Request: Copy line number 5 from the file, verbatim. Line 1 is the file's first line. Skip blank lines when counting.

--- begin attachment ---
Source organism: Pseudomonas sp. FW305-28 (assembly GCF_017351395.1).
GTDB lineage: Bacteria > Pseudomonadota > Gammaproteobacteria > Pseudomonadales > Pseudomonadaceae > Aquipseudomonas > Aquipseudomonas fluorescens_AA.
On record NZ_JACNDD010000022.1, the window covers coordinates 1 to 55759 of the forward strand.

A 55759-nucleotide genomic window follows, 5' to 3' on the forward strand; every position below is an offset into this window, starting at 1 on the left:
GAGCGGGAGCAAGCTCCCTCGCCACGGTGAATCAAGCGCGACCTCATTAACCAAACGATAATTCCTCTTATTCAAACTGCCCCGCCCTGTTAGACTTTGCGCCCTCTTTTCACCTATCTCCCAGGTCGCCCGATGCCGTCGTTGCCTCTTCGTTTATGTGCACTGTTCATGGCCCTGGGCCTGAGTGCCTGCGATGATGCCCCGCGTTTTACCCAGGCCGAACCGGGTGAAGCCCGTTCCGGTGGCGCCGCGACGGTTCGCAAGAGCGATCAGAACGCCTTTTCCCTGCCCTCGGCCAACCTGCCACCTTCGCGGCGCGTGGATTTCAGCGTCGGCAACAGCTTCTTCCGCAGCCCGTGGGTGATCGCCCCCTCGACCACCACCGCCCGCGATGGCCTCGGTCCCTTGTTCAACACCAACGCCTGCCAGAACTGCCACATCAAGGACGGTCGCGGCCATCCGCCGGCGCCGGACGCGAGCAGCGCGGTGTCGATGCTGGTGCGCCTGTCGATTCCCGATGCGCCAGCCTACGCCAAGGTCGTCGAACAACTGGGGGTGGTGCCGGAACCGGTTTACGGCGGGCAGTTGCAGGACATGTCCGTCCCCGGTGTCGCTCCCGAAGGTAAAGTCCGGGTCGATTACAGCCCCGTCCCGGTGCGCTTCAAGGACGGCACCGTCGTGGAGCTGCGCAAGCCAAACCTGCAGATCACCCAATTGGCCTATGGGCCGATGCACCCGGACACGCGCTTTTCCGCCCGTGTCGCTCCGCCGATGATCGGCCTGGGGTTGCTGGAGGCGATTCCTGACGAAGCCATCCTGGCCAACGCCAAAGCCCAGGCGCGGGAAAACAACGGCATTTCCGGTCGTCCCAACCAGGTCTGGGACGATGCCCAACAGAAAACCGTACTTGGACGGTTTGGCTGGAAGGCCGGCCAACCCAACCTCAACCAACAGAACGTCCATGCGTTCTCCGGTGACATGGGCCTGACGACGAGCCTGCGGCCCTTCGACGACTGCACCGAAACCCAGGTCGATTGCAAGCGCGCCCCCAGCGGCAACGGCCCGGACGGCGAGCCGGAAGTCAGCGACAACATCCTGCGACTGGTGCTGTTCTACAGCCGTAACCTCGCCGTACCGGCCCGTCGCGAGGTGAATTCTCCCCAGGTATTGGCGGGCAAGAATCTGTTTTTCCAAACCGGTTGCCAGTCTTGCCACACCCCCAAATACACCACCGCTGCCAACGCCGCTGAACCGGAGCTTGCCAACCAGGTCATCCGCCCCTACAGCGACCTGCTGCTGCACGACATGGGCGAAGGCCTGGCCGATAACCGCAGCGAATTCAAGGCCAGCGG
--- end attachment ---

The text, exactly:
GAGCGGGAGCAAGCTCCCTCGCCACGGTGAATCAAGCGCGACCTCATTAACCAAACGATAATTCCTCTTATTCAAACTGCCCCGCCCTGTTAGACTTTGCGCCCTCTTTTCACCTATCTCCCAGGTCGCCCGATGCCGTCGTTGCCTCTTCGTTTATGTGCACTGTTCATGGCCCTGGGCCTGAGTGCCTGCGATGATGCCCCGCGTTTTACCCAGGCCGAACCGGGTGAAGCCCGTTCCGGTGGCGCCGCGACGGTTCGCAAGAGCGATCAGAACGCCTTTTCCCTGCCCTCGGCCAACCTGCCACCTTCGCGGCGCGTGGATTTCAGCGTCGGCAACAGCTTCTTCCGCAGCCCGTGGGTGATCGCCCCCTCGACCACCACCGCCCGCGATGGCCTCGGTCCCTTGTTCAACACCAACGCCTGCCAGAACTGCCACATCAAGGACGGTCGCGGCCATCCGCCGGCGCCGGACGCGAGCAGCGCGGTGTCGATGCTGGTGCGCCTGTCGATTCCCGATGCGCCAGCCTACGCCAAGGTCGTCGAACAACTGGGGGTGGTGCCGGAACCGGTTTACGGCGGGCAGTTGCAGGACATGTCCGTCCCCGGTGTCGCTCCCGAAGGTAAAGTCCGGGTCGATTACAGCCCCGTCCCGGTGCGCTTCAAGGACGGCACCGTCGTGGAGCTGCGCAAGCCAAACCTGCAGATCACCCAATTGGCCTATGGGCCGATGCACCCGGACACGCGCTTTTCCGCCCGTGTCGCTCCGCCGATGATCGGCCTGGGGTTGCTGGAGGCGATTCCTGACGAAGCCATCCTGGCCAACGCCAAAGCCCAGGCGCGGGAAAACAACGGCATTTCCGGTCGTCCCAACCAGGTCTGGGACGATGCCCAACAGAAAACCGTACTTGGACGGTTTGGCTGGAAGGCCGGCCAACCCAACCTCAACCAACAGAACGTCCATGCGTTCTCCGGTGACATGGGCCTGACGACGAGCCTGCGGCCCTTCGACGACTGCACCGAAACCCAGGTCGATTGCAAGCGCGCCCCCAGCGGCAACGGCCCGGACGGCGAGCCGGAAGTCAGCGACAACATCCTGCGACTGGTGCTGTTCTACAGCCGTAACCTCGCCGTACCGGCCCGTCGCGAGGTGAATTCTCCCCAGGTATTGGCGGGCAAGAATCTGTTTTTCCAAACCGGTTGCCAGTCTTGCCACACCCCCAAATACACCACCGCTGCCAACGCCGCTGAACCGGAGCTTGCCAACCAGGTCATCCGCCCCTACAGCGACCTGCTGCTGCACGACATGGGCGAAGGCCTGGCCGATAACCGCAGCGAATTCAAGGCCAGCGG